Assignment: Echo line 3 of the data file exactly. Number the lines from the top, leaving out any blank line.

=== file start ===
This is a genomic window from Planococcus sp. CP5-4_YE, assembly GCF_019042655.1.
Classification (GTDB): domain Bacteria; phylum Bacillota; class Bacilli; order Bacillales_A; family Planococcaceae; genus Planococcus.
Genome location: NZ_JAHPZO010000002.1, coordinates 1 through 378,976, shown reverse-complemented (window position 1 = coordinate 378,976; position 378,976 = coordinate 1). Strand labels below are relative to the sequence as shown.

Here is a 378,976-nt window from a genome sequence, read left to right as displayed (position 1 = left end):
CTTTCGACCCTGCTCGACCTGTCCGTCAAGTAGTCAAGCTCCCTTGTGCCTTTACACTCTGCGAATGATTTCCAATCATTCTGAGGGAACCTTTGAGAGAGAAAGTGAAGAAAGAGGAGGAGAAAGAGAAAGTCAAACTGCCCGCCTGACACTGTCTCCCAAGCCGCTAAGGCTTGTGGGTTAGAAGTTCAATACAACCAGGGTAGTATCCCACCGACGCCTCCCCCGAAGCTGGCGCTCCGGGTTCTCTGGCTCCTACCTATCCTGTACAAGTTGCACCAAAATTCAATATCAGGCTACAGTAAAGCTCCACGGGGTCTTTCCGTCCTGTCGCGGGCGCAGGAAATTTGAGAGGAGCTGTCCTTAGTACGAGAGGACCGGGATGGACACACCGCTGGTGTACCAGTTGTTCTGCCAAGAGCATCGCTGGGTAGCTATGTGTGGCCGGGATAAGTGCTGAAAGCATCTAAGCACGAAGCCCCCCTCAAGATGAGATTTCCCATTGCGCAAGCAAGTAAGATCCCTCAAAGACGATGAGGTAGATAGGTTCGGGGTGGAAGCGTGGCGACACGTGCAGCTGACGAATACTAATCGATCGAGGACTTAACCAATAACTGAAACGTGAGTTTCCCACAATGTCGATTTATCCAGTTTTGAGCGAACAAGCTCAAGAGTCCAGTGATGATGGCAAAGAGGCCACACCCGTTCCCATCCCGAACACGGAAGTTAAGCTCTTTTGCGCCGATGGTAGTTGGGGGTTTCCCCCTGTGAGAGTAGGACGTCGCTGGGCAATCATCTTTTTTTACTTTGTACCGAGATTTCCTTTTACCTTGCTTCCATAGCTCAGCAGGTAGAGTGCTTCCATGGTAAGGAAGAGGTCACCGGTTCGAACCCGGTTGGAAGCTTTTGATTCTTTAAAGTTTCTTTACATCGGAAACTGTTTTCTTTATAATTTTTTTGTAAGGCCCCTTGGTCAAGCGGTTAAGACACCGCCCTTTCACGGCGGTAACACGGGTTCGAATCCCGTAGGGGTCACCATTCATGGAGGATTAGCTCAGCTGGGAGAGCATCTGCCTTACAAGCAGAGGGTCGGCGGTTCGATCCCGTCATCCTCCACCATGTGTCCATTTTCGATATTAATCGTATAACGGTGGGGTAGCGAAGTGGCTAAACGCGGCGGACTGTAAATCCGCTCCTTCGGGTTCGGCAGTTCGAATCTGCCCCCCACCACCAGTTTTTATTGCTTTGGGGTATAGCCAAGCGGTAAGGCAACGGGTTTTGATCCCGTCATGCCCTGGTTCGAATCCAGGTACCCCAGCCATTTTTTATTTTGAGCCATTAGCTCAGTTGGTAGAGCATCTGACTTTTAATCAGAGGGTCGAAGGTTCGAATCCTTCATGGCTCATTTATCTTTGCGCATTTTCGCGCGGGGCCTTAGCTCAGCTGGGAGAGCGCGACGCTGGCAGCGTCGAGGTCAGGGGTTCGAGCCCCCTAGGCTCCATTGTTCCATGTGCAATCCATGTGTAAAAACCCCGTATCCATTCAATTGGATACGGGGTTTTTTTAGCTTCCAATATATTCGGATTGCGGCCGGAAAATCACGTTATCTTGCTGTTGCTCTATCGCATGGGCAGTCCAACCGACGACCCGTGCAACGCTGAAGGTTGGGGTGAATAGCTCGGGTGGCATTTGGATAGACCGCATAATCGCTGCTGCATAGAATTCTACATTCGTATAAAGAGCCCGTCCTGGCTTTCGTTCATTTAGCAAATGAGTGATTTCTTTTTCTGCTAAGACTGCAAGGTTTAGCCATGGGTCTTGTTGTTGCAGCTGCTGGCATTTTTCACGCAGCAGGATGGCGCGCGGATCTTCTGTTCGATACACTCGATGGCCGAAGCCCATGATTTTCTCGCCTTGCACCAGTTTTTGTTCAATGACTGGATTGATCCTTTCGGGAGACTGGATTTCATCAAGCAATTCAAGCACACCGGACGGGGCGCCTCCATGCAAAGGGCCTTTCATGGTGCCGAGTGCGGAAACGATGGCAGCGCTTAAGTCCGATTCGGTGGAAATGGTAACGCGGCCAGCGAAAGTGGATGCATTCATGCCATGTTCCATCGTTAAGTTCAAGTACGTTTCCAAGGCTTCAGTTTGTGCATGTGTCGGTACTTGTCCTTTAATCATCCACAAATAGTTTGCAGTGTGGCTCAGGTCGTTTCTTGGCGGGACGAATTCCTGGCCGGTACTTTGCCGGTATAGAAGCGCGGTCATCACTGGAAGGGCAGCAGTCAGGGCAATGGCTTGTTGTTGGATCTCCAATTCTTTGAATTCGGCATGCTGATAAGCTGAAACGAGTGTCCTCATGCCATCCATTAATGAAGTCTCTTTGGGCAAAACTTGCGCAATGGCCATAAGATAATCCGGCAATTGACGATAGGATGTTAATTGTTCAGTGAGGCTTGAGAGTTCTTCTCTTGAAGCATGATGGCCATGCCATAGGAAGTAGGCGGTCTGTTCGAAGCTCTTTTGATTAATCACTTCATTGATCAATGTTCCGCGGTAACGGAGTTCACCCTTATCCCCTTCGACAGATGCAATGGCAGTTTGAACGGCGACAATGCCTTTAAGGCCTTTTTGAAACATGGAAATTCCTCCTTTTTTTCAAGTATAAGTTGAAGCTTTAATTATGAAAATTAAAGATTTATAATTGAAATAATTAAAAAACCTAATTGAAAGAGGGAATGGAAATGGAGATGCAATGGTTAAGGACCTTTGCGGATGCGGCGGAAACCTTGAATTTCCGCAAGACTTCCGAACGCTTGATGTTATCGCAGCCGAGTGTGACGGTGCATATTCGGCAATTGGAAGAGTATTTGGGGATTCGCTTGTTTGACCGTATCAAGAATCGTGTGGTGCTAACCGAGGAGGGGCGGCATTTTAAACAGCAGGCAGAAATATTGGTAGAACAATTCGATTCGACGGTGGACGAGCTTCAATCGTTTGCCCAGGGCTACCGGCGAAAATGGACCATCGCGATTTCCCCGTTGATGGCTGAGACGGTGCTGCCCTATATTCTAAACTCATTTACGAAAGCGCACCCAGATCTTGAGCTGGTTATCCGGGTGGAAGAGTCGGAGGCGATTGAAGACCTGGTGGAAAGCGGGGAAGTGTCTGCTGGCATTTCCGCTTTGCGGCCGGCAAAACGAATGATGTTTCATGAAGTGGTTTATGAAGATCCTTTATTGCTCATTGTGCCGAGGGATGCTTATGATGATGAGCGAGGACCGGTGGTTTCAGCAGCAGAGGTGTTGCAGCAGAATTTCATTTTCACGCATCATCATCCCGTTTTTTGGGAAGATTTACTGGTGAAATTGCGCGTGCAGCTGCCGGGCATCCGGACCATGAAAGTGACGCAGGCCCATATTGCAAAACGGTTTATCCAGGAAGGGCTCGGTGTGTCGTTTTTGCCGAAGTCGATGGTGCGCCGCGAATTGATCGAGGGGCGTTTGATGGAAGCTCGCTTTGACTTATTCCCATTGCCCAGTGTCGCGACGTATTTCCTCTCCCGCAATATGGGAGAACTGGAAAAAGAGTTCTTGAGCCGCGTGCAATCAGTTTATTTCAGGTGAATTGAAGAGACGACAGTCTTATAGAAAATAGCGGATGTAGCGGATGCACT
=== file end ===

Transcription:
Genome location: NZ_JAHPZO010000002.1, coordinates 1 through 378,976, shown reverse-complemented (window position 1 = coordinate 378,976; position 378,976 = coordinate 1). Strand labels below are relative to the sequence as shown.